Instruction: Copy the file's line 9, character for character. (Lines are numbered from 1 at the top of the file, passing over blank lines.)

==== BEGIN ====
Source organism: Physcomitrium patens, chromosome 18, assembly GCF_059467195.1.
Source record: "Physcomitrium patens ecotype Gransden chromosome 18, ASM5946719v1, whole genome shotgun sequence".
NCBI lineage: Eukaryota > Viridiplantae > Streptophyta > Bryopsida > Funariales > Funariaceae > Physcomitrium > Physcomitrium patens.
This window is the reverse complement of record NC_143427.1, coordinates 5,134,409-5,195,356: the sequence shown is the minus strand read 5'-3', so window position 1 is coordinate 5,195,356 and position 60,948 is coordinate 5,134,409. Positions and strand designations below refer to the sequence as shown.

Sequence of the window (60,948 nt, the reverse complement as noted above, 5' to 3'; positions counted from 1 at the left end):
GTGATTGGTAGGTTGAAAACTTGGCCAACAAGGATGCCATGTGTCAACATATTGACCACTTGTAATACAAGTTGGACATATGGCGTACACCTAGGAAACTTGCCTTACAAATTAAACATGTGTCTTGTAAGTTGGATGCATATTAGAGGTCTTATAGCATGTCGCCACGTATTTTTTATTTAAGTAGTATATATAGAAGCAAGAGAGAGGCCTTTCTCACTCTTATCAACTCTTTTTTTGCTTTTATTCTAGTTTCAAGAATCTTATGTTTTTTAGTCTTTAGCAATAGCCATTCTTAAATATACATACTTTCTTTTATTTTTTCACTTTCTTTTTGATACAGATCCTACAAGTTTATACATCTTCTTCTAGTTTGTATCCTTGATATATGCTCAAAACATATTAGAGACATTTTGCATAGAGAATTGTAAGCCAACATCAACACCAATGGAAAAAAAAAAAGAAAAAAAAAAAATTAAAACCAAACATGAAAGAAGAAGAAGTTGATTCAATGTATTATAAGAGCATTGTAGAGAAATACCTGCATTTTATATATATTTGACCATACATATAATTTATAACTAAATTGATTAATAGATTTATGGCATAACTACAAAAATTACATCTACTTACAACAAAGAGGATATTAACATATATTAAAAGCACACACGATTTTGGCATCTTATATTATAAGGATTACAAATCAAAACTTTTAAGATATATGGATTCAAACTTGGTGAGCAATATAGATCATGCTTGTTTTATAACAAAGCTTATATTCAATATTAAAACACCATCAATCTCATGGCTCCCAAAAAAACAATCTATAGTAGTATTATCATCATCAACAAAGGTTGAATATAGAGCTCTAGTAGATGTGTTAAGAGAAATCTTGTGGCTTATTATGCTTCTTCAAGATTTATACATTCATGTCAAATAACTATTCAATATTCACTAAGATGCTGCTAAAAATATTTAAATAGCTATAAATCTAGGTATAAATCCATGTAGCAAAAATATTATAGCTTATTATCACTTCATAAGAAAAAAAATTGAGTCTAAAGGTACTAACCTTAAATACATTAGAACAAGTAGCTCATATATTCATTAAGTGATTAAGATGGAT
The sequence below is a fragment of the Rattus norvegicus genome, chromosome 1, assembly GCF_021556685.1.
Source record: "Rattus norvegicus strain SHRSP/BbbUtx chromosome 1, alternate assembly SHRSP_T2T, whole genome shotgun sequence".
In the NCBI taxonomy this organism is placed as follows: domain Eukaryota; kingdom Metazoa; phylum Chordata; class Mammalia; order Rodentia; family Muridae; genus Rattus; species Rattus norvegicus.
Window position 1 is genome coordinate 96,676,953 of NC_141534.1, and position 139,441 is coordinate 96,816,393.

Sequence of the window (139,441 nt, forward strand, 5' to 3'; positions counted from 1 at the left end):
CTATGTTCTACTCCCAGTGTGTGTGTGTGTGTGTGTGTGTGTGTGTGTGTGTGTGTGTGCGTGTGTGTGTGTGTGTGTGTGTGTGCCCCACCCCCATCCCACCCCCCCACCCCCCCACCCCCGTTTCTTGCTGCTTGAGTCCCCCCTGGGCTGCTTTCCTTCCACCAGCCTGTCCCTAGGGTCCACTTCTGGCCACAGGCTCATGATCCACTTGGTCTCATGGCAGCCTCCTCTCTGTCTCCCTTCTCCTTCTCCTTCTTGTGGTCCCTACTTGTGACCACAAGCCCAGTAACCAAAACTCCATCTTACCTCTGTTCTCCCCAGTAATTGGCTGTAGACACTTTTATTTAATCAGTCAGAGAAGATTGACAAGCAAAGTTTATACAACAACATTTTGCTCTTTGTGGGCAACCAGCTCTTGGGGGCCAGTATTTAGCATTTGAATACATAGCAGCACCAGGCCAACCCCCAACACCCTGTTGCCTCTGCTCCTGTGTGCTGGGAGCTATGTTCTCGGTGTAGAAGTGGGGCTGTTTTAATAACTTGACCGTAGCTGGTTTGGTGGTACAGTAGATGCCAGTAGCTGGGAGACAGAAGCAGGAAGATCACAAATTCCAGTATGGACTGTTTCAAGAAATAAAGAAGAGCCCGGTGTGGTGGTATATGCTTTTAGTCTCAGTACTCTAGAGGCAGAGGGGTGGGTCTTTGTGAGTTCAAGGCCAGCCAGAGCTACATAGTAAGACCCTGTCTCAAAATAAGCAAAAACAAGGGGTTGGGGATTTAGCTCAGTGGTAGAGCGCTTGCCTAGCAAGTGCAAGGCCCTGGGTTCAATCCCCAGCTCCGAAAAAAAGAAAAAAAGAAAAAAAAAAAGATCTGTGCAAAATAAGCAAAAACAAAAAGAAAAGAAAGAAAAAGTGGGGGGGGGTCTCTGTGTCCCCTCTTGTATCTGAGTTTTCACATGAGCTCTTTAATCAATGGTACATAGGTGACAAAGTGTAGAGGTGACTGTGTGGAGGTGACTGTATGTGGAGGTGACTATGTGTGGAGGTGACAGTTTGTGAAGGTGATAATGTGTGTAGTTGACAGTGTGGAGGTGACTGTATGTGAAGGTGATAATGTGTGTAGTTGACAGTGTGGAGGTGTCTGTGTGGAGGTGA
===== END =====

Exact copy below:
In the NCBI taxonomy this organism is placed as follows: domain Eukaryota; kingdom Metazoa; phylum Chordata; class Mammalia; order Rodentia; family Muridae; genus Rattus; species Rattus norvegicus.